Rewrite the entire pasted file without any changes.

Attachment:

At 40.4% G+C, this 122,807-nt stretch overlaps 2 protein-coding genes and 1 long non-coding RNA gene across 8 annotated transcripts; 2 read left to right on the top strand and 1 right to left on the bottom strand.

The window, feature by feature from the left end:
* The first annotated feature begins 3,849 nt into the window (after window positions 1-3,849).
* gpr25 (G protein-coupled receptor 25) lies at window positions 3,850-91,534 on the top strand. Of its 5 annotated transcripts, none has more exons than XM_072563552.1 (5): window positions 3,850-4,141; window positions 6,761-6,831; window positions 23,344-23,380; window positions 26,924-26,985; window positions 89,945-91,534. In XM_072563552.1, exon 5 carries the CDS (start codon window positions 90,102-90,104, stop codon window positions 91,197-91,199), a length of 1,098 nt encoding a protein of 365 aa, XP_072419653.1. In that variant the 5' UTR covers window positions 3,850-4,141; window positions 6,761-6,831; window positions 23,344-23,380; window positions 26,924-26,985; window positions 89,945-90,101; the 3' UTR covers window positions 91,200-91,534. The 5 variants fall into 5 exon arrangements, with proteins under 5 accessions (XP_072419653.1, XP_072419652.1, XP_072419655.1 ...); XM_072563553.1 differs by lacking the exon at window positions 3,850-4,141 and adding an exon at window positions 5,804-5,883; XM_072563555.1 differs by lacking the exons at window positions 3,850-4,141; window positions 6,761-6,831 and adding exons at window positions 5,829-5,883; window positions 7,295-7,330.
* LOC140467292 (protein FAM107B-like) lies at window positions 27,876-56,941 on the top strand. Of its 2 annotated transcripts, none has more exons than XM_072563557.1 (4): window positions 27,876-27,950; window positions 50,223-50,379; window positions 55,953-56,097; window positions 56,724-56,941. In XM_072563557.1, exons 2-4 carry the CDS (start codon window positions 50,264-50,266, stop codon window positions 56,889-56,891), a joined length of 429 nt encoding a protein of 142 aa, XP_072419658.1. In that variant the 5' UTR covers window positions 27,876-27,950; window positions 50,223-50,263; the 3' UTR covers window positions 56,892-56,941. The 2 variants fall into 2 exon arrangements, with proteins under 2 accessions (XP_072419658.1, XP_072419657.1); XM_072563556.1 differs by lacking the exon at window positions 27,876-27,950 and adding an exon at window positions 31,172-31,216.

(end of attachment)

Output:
At 40.4% G+C, this 122,807-nt stretch overlaps 2 protein-coding genes and 1 long non-coding RNA gene across 8 annotated transcripts; 2 read left to right on the top strand and 1 right to left on the bottom strand.

The window, feature by feature from the left end:
* The first annotated feature begins 3,849 nt into the window (after window positions 1-3,849).
* gpr25 (G protein-coupled receptor 25) lies at window positions 3,850-91,534 on the top strand. Of its 5 annotated transcripts, none has more exons than XM_072563552.1 (5): window positions 3,850-4,141; window positions 6,761-6,831; window positions 23,344-23,380; window positions 26,924-26,985; window positions 89,945-91,534. In XM_072563552.1, exon 5 carries the CDS (start codon window positions 90,102-90,104, stop codon window positions 91,197-91,199), a length of 1,098 nt encoding a protein of 365 aa, XP_072419653.1. In that variant the 5' UTR covers window positions 3,850-4,141; window positions 6,761-6,831; window positions 23,344-23,380; window positions 26,924-26,985; window positions 89,945-90,101; the 3' UTR covers window positions 91,200-91,534. The 5 variants fall into 5 exon arrangements, with proteins under 5 accessions (XP_072419653.1, XP_072419652.1, XP_072419655.1 ...); XM_072563553.1 differs by lacking the exon at window positions 3,850-4,141 and adding an exon at window positions 5,804-5,883; XM_072563555.1 differs by lacking the exons at window positions 3,850-4,141; window positions 6,761-6,831 and adding exons at window positions 5,829-5,883; window positions 7,295-7,330.
* LOC140467292 (protein FAM107B-like) lies at window positions 27,876-56,941 on the top strand. Of its 2 annotated transcripts, none has more exons than XM_072563557.1 (4): window positions 27,876-27,950; window positions 50,223-50,379; window positions 55,953-56,097; window positions 56,724-56,941. In XM_072563557.1, exons 2-4 carry the CDS (start codon window positions 50,264-50,266, stop codon window positions 56,889-56,891), a joined length of 429 nt encoding a protein of 142 aa, XP_072419658.1. In that variant the 5' UTR covers window positions 27,876-27,950; window positions 50,223-50,263; the 3' UTR covers window positions 56,892-56,941. The 2 variants fall into 2 exon arrangements, with proteins under 2 accessions (XP_072419658.1, XP_072419657.1); XM_072563556.1 differs by lacking the exon at window positions 27,876-27,950 and adding an exon at window positions 31,172-31,216.